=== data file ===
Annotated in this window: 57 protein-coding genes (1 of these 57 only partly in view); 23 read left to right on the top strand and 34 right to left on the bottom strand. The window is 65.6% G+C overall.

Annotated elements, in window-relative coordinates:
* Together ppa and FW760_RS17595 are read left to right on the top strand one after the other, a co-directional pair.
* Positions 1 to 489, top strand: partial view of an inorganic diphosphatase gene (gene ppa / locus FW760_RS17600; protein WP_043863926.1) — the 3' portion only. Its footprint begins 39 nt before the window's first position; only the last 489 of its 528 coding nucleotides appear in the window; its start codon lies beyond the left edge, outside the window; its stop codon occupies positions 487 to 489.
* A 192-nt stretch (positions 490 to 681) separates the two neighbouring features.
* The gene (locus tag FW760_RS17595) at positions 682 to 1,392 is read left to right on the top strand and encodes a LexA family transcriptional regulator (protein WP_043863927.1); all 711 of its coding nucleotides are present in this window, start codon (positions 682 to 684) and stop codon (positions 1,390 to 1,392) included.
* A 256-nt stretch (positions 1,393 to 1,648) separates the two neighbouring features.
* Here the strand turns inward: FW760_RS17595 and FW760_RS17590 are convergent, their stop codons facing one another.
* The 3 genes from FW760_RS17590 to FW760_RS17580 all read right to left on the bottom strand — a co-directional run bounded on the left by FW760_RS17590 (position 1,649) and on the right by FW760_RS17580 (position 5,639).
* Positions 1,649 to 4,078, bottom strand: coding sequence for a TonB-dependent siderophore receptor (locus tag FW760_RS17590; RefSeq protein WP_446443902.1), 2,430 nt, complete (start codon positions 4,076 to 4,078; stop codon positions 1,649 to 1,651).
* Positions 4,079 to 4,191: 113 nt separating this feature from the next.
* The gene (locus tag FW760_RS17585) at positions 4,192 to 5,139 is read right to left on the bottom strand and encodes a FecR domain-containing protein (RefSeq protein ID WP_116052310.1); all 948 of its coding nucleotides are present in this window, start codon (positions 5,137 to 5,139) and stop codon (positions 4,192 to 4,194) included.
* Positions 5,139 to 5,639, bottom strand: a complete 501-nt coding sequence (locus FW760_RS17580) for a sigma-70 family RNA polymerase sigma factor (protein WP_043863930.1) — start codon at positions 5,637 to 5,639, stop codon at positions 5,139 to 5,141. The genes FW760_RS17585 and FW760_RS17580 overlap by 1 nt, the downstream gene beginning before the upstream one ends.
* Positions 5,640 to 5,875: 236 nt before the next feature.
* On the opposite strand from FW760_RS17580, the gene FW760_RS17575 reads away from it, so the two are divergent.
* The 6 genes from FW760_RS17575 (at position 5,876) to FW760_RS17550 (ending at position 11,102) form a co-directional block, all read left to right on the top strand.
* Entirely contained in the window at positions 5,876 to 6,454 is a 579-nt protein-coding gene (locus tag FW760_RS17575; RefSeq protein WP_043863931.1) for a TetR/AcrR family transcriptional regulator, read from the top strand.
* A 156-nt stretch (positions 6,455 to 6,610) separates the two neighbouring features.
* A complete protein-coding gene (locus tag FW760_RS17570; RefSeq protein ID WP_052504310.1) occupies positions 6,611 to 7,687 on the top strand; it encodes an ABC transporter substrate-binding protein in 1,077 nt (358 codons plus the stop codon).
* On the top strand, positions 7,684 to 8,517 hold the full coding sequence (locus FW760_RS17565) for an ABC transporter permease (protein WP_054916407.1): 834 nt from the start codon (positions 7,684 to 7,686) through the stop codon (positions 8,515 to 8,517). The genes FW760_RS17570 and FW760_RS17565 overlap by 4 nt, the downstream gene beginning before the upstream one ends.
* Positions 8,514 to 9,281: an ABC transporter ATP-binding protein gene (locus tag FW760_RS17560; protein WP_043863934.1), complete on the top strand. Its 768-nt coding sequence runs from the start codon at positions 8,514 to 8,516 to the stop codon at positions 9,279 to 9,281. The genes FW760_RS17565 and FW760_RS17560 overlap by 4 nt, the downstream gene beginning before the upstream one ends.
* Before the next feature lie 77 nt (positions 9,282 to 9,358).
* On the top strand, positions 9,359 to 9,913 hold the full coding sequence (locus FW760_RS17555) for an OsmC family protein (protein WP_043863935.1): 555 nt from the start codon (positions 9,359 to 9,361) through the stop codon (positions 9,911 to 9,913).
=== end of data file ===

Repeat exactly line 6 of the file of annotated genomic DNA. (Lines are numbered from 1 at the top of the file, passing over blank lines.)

* The gene (locus tag FW760_RS17595) at positions 682 to 1,392 is read left to right on the top strand and encodes a LexA family transcriptional regulator (protein WP_043863927.1); all 711 of its coding nucleotides are present in this window, start codon (positions 682 to 684) and stop codon (positions 1,390 to 1,392) included.